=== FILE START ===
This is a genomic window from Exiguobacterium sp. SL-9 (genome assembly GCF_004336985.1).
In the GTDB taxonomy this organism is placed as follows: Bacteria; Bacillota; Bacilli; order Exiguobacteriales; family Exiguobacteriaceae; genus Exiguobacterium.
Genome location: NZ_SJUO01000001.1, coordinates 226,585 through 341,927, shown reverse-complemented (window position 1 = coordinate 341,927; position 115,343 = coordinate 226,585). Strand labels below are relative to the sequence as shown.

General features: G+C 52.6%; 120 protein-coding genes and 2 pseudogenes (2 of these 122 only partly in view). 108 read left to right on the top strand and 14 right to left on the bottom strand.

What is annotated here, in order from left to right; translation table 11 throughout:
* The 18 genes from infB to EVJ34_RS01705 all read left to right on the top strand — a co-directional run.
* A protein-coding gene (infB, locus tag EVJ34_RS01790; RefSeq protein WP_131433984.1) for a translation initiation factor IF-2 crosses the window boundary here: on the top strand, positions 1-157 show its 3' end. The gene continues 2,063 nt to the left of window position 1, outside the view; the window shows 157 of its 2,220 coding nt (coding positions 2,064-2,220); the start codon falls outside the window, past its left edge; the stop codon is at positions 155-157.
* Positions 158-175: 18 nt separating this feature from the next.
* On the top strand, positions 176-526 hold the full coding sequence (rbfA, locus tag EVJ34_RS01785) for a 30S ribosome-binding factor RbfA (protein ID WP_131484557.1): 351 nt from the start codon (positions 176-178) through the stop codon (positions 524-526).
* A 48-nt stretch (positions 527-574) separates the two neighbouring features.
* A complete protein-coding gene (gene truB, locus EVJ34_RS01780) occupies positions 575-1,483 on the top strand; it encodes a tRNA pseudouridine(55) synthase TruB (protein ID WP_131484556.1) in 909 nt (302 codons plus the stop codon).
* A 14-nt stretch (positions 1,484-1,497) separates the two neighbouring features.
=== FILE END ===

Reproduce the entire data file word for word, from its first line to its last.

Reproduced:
This is a genomic window from Exiguobacterium sp. SL-9 (genome assembly GCF_004336985.1).
In the GTDB taxonomy this organism is placed as follows: Bacteria; Bacillota; Bacilli; order Exiguobacteriales; family Exiguobacteriaceae; genus Exiguobacterium.
Genome location: NZ_SJUO01000001.1, coordinates 226,585 through 341,927, shown reverse-complemented (window position 1 = coordinate 341,927; position 115,343 = coordinate 226,585). Strand labels below are relative to the sequence as shown.

General features: G+C 52.6%; 120 protein-coding genes and 2 pseudogenes (2 of these 122 only partly in view). 108 read left to right on the top strand and 14 right to left on the bottom strand.

What is annotated here, in order from left to right; translation table 11 throughout:
* The 18 genes from infB to EVJ34_RS01705 all read left to right on the top strand — a co-directional run.
* A protein-coding gene (infB, locus tag EVJ34_RS01790; RefSeq protein WP_131433984.1) for a translation initiation factor IF-2 crosses the window boundary here: on the top strand, positions 1-157 show its 3' end. The gene continues 2,063 nt to the left of window position 1, outside the view; the window shows 157 of its 2,220 coding nt (coding positions 2,064-2,220); the start codon falls outside the window, past its left edge; the stop codon is at positions 155-157.
* Positions 158-175: 18 nt separating this feature from the next.
* On the top strand, positions 176-526 hold the full coding sequence (rbfA, locus tag EVJ34_RS01785) for a 30S ribosome-binding factor RbfA (protein ID WP_131484557.1): 351 nt from the start codon (positions 176-178) through the stop codon (positions 524-526).
* A 48-nt stretch (positions 527-574) separates the two neighbouring features.
* A complete protein-coding gene (gene truB, locus EVJ34_RS01780) occupies positions 575-1,483 on the top strand; it encodes a tRNA pseudouridine(55) synthase TruB (protein ID WP_131484556.1) in 909 nt (302 codons plus the stop codon).
* A 14-nt stretch (positions 1,484-1,497) separates the two neighbouring features.